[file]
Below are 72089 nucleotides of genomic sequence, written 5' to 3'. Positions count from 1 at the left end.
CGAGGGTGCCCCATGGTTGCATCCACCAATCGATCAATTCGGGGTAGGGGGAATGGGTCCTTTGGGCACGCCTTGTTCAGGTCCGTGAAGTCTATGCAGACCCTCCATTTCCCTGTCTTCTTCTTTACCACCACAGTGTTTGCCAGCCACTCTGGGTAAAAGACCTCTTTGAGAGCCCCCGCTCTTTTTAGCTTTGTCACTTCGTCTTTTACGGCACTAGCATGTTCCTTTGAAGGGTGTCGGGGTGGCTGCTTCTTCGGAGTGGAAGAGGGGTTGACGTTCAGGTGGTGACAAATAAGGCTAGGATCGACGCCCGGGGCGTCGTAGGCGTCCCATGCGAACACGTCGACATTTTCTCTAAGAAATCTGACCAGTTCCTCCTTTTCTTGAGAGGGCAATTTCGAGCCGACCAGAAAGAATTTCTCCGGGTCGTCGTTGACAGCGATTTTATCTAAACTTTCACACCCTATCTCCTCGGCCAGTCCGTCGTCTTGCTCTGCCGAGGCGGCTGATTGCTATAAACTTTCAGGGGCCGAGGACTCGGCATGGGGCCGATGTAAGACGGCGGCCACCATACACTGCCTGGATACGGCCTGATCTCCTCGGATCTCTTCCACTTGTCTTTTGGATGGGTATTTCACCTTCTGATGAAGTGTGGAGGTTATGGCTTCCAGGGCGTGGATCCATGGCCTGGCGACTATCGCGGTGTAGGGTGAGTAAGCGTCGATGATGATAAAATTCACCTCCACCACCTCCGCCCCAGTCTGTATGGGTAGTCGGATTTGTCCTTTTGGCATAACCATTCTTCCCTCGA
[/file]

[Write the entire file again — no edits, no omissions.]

Below are 72089 nucleotides of genomic sequence, written 5' to 3'. Positions count from 1 at the left end.
CGAGGGTGCCCCATGGTTGCATCCACCAATCGATCAATTCGGGGTAGGGGGAATGGGTCCTTTGGGCACGCCTTGTTCAGGTCCGTGAAGTCTATGCAGACCCTCCATTTCCCTGTCTTCTTCTTTACCACCACAGTGTTTGCCAGCCACTCTGGGTAAAAGACCTCTTTGAGAGCCCCCGCTCTTTTTAGCTTTGTCACTTCGTCTTTTACGGCACTAGCATGTTCCTTTGAAGGGTGTCGGGGTGGCTGCTTCTTCGGAGTGGAAGAGGGGTTGACGTTCAGGTGGTGACAAATAAGGCTAGGATCGACGCCCGGGGCGTCGTAGGCGTCCCATGCGAACACGTCGACATTTTCTCTAAGAAATCTGACCAGTTCCTCCTTTTCTTGAGAGGGCAATTTCGAGCCGACCAGAAAGAATTTCTCCGGGTCGTCGTTGACAGCGATTTTATCTAAACTTTCACACCCTATCTCCTCGGCCAGTCCGTCGTCTTGCTCTGCCGAGGCGGCTGATTGCTATAAACTTTCAGGGGCCGAGGACTCGGCATGGGGCCGATGTAAGACGGCGGCCACCATACACTGCCTGGATACGGCCTGATCTCCTCGGATCTCTTCCACTTGTCTTTTGGATGGGTATTTCACCTTCTGATGAAGTGTGGAGGTTATGGCTTCCAGGGCGTGGATCCATGGCCTGGCGACTATCGCGGTGTAGGGTGAGTAAGCGTCGATGATGATAAAATTCACCTCCACCACCTCCGCCCCAGTCTGTATGGGTAGTCGGATTTGTCCTTTTGGCATAACCATTCTTCCCTCGA